The message that regular, moderate exercise is good for your health will surely come as no surprise to anybody. It is also becoming more widely known that physical exercise can be good for your mental health too.
A useful Mental Health Foundation leaflet is available for download here. It provides information about why exercise is good for your mental health, as well as practical tips for getting started.
Whilst the idea of exercising may sound simple, there are many reasons why this change to your lifestyle may be difficult to implement and/or sustain. These include:
- Perfectionistic attitudes leading to unrealistic goals - "I should be able to run 10 miles in 45 minutes!"
- Anxieties about body image/social anxiety leading to hiding oneself away - "I'm overweight and everyone will stare at me."
- Beliefs equating exercise with vanity and stupidity - "Exercise is for meatheads!"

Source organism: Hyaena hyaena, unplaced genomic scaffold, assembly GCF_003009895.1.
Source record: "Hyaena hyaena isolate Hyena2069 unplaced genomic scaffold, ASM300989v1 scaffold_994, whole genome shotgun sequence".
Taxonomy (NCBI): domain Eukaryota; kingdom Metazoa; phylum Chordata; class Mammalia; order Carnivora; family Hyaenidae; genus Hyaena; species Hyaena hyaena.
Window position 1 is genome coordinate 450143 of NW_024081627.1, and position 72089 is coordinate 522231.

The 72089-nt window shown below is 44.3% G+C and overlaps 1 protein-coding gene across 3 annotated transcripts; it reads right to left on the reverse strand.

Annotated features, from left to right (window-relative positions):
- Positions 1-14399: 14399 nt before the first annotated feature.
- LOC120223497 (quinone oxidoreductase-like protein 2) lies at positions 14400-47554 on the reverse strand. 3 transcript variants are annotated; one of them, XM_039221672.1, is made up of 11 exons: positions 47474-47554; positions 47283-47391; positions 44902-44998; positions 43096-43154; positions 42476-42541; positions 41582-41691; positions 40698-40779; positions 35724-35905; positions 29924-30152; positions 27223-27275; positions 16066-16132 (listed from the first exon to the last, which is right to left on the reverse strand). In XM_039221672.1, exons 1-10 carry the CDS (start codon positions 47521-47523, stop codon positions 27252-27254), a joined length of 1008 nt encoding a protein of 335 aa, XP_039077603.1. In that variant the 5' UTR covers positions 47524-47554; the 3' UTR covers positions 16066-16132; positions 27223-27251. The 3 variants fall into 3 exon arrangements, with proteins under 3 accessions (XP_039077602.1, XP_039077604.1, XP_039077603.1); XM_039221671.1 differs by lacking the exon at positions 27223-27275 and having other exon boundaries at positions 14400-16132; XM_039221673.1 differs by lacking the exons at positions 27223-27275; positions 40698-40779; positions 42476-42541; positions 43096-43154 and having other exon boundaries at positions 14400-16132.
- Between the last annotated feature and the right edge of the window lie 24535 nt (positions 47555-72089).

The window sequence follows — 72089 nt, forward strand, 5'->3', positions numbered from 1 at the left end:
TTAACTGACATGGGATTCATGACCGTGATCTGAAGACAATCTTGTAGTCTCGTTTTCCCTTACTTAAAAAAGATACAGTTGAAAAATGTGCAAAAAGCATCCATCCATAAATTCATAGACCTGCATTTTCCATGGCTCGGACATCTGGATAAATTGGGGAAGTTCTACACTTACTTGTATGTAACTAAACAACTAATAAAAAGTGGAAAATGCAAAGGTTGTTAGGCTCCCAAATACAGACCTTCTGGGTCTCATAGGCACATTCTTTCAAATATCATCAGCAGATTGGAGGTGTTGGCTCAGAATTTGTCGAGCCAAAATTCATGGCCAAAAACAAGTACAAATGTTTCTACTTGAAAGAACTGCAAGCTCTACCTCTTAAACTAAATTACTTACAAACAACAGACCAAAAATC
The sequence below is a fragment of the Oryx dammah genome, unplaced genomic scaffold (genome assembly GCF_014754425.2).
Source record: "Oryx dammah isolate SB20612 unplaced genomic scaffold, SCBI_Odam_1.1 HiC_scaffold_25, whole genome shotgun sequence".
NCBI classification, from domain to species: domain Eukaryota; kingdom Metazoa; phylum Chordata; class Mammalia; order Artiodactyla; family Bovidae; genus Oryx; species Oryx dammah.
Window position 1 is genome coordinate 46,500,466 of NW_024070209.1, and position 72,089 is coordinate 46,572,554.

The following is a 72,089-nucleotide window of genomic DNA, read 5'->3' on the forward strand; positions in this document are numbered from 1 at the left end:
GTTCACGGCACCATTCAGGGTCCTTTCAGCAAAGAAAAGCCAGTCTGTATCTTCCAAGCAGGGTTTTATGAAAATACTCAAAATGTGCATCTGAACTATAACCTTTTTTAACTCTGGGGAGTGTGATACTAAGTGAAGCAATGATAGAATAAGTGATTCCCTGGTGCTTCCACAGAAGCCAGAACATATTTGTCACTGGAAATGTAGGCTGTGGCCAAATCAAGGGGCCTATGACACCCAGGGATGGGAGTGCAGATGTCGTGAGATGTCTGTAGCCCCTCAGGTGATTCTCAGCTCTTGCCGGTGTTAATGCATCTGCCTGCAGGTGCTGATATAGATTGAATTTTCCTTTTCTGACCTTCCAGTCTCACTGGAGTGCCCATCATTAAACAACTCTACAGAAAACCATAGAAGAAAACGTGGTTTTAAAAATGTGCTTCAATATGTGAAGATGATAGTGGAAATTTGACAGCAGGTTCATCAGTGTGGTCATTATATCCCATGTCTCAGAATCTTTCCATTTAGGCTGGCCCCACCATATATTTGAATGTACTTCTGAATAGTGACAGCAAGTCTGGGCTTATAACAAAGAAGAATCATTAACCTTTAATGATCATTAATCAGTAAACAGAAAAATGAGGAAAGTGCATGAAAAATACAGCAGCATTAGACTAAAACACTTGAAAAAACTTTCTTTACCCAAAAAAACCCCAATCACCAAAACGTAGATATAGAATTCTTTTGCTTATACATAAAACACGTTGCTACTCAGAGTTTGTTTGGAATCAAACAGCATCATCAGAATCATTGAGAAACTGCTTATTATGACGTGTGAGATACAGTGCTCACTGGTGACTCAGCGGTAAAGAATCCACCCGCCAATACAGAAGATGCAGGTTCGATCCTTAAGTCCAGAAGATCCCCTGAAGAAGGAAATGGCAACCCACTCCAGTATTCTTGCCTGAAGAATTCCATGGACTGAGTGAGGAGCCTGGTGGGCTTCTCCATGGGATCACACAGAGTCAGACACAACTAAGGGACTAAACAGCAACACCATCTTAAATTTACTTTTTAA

- Difficulty negotiating time away from other responsibilities - "I should put everyone and everything else first. If there's any time left over, then I can think about me."
- Fear of physiological experiences associated with exercise - "If my heart beats faster it means I'm going to have a heart attack."
There are many other examples of potential psychological barriers to implementing and sustaining exercise. As with any other change you wish to make, DDCP can help you to identify and think through the barriers. We can also help you to identify what might be involved in moving forward so that you are empowered to decide what, when, how, and if to change. Would you like to get started? If so, click here to arrange a free 30 minute consultation.
*If you have any concerns about your physical health, please do consult with your GP prior to commencing any new programme of exercise.